Keyword: verdicts

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  • Ford $131 Million Verdict 9th Largest in U.S. History

    09/07/2010 9:01:43 AM PDT · by KeyLargo · 18 replies · 1+ views
    Right Pundits ^ | September 7th, 2010 | Stacy
    Tuesday, September 7th, 2010 at 2:49 am Ford $131 Million Verdict 9th Largest in U.S. History By Stacy In a landmark ruling going against U.S. automaker Ford, a $131 million verdict was returned by the jury leaving the manufacturer culpable for the wrongful death of Minor League baseball player Brian Cole. The New York Mets hopeful had been driving his Explorer and was thrown from the vehicle when it flipped, suffering terminal injuries. Get the full story, pictures and video below Company spokeswoman Marcey Evans said Cole had been driving over 80 miles per hour when he went off the...
  • CA: Live testimony at issue for Aryan Brotherhood sentencing phase (attorneys try novel approach)

    08/14/2006 9:35:20 PM PDT · by NormsRevenge · 5 replies · 1,155+ views
    ap on Riverside Press Enterprise ^ | 8/14/06 | Gillian Flaccus - ap
    LOS ANGELES Attorneys who failed to get kingpins of the Aryan Brotherhood prison gang acquitted on charges of murder, conspiracy and racketeering are trying a novel approach to save their clients from possible death sentences. The defense for Barry "The Baron" Mills and Tyler "The Hulk" Bingham have filed motions with a federal judge arguing that the government must present live witnesses during their clients' sentencing phase or nothing at all. The argument is based on the 2004 U.S. Supreme Court decision Crawford v. Washington, in which the high court found that defendants have the right to confront witnesses whose...
  • Dick Cheney's Right to Conceal (Tears for the Energy Task Force)

    05/15/2005 8:26:23 AM PDT · by ricks_place · 29 replies · 836+ views
    The New York Times ^ | May 15, 2005 | Editors
    The Bush administration hardly needs encouragement to deny public access to vital government information. Regrettably, encouragement came last week in the form of a federal appellate court ruling supporting the administration's refusal to divulge details about the role of energy industry lobbyists in drafting White House energy policy.At issue were the secretive workings of the energy task force headed by Vice President Dick Cheney early in President Bush's first term. Judicial Watch and the Sierra Club sued to compel disclosure about the panel's work, relying on the Federal Advisory Committee Act, intended to promote government integrity by requiring such panels...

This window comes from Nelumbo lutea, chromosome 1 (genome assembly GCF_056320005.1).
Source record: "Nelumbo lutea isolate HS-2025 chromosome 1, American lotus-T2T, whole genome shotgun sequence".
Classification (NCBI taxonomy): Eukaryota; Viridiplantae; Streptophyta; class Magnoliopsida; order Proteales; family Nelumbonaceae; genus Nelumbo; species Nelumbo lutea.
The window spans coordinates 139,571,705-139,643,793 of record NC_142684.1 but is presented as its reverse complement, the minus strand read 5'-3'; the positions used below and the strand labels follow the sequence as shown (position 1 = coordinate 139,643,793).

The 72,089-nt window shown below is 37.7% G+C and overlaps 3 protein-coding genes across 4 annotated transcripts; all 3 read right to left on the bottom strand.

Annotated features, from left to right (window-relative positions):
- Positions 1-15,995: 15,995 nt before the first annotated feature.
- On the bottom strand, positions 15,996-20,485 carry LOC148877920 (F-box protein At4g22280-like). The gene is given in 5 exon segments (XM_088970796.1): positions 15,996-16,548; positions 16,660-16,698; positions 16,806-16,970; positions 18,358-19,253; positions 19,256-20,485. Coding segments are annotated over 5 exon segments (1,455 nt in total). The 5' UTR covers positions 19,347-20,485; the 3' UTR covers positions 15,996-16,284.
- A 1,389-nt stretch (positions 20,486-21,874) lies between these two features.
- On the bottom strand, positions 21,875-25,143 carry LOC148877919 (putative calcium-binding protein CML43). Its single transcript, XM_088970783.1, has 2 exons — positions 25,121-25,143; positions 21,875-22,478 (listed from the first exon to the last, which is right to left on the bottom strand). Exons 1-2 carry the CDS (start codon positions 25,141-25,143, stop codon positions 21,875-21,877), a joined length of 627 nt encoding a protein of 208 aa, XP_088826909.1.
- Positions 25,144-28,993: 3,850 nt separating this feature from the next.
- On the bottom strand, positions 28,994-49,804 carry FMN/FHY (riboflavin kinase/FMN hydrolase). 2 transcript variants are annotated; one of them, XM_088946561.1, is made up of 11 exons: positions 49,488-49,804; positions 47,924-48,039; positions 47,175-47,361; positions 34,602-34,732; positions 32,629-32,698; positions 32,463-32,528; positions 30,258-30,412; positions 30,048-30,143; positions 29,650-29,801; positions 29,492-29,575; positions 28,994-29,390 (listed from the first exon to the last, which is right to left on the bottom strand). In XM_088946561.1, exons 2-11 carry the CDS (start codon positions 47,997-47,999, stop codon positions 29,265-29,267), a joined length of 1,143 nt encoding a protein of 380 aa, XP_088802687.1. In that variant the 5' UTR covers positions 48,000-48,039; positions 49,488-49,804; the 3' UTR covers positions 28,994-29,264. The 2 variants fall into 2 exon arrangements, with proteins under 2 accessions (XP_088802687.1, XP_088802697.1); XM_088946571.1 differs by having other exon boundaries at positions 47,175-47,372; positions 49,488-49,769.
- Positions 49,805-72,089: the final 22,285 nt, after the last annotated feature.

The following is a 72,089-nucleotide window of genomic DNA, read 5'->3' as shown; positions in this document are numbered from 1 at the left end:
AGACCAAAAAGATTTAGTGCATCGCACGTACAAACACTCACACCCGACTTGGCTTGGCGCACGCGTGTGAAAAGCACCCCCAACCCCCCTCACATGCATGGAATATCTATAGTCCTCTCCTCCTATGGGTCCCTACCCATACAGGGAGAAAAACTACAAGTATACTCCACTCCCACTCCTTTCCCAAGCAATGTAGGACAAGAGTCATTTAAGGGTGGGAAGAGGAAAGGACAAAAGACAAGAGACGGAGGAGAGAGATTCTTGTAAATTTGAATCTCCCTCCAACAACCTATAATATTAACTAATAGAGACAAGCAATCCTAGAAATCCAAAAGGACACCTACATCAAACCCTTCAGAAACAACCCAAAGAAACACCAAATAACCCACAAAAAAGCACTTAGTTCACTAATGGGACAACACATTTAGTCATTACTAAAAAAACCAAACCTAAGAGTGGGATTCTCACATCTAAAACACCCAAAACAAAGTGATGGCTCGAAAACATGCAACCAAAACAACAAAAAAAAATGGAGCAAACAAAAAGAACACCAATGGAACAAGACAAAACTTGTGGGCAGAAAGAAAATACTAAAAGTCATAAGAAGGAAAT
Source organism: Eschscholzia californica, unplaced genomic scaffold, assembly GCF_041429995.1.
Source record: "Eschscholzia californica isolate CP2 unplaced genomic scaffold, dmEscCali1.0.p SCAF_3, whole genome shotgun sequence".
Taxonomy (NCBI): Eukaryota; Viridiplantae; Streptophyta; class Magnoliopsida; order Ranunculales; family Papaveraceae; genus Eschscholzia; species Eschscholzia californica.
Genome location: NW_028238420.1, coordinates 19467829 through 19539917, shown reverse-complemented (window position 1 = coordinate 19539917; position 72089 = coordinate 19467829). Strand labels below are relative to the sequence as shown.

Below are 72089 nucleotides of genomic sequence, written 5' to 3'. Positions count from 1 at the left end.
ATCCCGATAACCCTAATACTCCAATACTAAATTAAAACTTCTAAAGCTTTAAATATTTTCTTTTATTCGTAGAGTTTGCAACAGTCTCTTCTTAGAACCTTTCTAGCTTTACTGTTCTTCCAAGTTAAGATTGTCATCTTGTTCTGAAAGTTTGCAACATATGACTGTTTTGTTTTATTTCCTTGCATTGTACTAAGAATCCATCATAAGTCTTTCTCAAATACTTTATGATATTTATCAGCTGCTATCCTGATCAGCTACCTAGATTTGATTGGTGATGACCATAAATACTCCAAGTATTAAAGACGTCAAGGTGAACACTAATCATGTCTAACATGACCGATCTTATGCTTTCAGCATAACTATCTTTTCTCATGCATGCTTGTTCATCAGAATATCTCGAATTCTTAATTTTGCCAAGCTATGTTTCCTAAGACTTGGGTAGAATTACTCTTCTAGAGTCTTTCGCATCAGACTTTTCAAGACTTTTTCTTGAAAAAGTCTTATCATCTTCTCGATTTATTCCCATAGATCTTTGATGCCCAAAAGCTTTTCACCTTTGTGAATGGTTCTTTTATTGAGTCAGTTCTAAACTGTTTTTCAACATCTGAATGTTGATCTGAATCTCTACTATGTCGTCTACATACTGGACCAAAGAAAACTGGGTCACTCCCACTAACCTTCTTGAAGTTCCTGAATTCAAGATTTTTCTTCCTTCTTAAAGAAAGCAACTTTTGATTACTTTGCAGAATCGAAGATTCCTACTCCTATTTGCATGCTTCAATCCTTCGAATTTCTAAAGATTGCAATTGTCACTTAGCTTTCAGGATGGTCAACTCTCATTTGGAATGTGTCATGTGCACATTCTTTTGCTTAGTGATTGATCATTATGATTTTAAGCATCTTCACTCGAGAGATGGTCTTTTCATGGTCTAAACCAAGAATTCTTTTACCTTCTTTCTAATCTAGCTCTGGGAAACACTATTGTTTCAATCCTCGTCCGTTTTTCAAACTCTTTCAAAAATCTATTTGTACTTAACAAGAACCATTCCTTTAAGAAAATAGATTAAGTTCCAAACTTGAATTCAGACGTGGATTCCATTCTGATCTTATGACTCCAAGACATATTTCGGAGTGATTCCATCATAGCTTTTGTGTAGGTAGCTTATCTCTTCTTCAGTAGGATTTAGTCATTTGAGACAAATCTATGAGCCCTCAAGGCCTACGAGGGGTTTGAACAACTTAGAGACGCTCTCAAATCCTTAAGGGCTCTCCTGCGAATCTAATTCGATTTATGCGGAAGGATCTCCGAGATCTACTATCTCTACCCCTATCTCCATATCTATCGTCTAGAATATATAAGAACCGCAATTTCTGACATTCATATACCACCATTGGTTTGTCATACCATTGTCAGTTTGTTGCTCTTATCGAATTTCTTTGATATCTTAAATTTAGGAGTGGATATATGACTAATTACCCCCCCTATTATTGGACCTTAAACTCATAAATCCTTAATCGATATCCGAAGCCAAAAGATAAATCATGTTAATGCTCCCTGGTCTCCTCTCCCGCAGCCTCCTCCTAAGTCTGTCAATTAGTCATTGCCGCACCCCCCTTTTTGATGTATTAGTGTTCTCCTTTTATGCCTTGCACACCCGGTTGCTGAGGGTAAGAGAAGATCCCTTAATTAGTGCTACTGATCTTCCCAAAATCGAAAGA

• Justices Side With Gun Owner Who Concealed Arrest in Japan

    04/26/2005 1:38:24 PM PDT · by neverdem · 141 replies · 2,676+ views
    NY Times ^ | DAVID STOUT | April 26, 2005
    WASHINGTON, April 26 - When Gary Small walked into a sports store in his hometown of Delmont, Pa., to buy a pistol, he probably did not see himself as the central figure in a Supreme Court case. But that is what he became. Before walking out of the store with his 9-millimeter pistol on June 2, 1998, he filled out the mandatory federal form. It asked whether he had ever been convicted "in any court" of a crime punishable by a year or more in prison. Fatefully, he answered "no." In fact, Mr. Small had never been convicted of any...
  • Court Broadens Scope of Age-Discrimination Protections

    03/30/2005 5:59:27 PM PST · by neverdem · 1 replies · 663+ views
    NY Times ^ | March 30, 2005 | DAVID STOUT
    WASHINGTON, March 30 - The Supreme Court ruled today that older workers can, in some circumstances, recover damages from their employers for harm caused by age discrimination even if the harm was not deliberate. The court, ruling 5 to 3 in a case closely watched by business interests, held that the 1967 Age Discrimination in Employment Act does allow such lawsuits. But the court also made clear that the estimated 75 million people covered by the law - workers over age 40 - must clear a high threshold of evidence to prevail. Justice John Paul Stevens and the four other...
  • Yemeni Sheik Convicted of Plotting to Fund Terror Groups

    03/10/2005 6:40:14 PM PST · by neverdem · 6 replies · 377+ views
    NY Times ^ | March 10, 2005 | WILLIAM GLABERSON